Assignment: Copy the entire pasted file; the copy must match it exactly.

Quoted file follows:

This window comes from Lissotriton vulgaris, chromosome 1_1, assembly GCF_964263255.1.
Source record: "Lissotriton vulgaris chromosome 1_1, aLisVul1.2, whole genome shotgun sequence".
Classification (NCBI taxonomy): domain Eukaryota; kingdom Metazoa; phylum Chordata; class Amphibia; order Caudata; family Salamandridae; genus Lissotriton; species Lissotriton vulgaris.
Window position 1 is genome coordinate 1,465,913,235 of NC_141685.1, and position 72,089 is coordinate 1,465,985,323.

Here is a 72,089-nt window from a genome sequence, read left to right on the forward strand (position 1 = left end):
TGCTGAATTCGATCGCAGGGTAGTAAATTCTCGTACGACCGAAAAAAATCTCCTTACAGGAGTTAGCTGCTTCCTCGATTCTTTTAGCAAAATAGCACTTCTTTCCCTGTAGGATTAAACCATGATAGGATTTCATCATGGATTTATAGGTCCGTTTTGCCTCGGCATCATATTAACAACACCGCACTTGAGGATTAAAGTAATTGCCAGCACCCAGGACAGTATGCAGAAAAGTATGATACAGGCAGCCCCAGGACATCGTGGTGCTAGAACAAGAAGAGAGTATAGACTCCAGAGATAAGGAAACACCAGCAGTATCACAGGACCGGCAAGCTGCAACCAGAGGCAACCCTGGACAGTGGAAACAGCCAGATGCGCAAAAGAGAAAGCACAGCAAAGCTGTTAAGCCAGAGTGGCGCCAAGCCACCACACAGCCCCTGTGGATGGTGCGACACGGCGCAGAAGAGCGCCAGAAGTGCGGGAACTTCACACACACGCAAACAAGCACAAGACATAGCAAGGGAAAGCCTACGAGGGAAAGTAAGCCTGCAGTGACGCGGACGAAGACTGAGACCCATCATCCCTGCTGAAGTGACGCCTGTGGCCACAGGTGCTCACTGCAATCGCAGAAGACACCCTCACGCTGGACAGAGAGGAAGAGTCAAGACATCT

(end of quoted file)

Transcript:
This window comes from Lissotriton vulgaris, chromosome 1_1, assembly GCF_964263255.1.
Source record: "Lissotriton vulgaris chromosome 1_1, aLisVul1.2, whole genome shotgun sequence".
Classification (NCBI taxonomy): domain Eukaryota; kingdom Metazoa; phylum Chordata; class Amphibia; order Caudata; family Salamandridae; genus Lissotriton; species Lissotriton vulgaris.
Window position 1 is genome coordinate 1,465,913,235 of NC_141685.1, and position 72,089 is coordinate 1,465,985,323.

Here is a 72,089-nt window from a genome sequence, read left to right on the forward strand (position 1 = left end):
TGCTGAATTCGATCGCAGGGTAGTAAATTCTCGTACGACCGAAAAAAATCTCCTTACAGGAGTTAGCTGCTTCCTCGATTCTTTTAGCAAAATAGCACTTCTTTCCCTGTAGGATTAAACCATGATAGGATTTCATCATGGATTTATAGGTCCGTTTTGCCTCGGCATCATATTAACAACACCGCACTTGAGGATTAAAGTAATTGCCAGCACCCAGGACAGTATGCAGAAAAGTATGATACAGGCAGCCCCAGGACATCGTGGTGCTAGAACAAGAAGAGAGTATAGACTCCAGAGATAAGGAAACACCAGCAGTATCACAGGACCGGCAAGCTGCAACCAGAGGCAACCCTGGACAGTGGAAACAGCCAGATGCGCAAAAGAGAAAGCACAGCAAAGCTGTTAAGCCAGAGTGGCGCCAAGCCACCACACAGCCCCTGTGGATGGTGCGACACGGCGCAGAAGAGCGCCAGAAGTGCGGGAACTTCACACACACGCAAACAAGCACAAGACATAGCAAGGGAAAGCCTACGAGGGAAAGTAAGCCTGCAGTGACGCGGACGAAGACTGAGACCCATCATCCCTGCTGAAGTGACGCCTGTGGCCACAGGTGCTCACTGCAATCGCAGAAGACACCCTCACGCTGGACAGAGAGGAAGAGTCAAGACATCT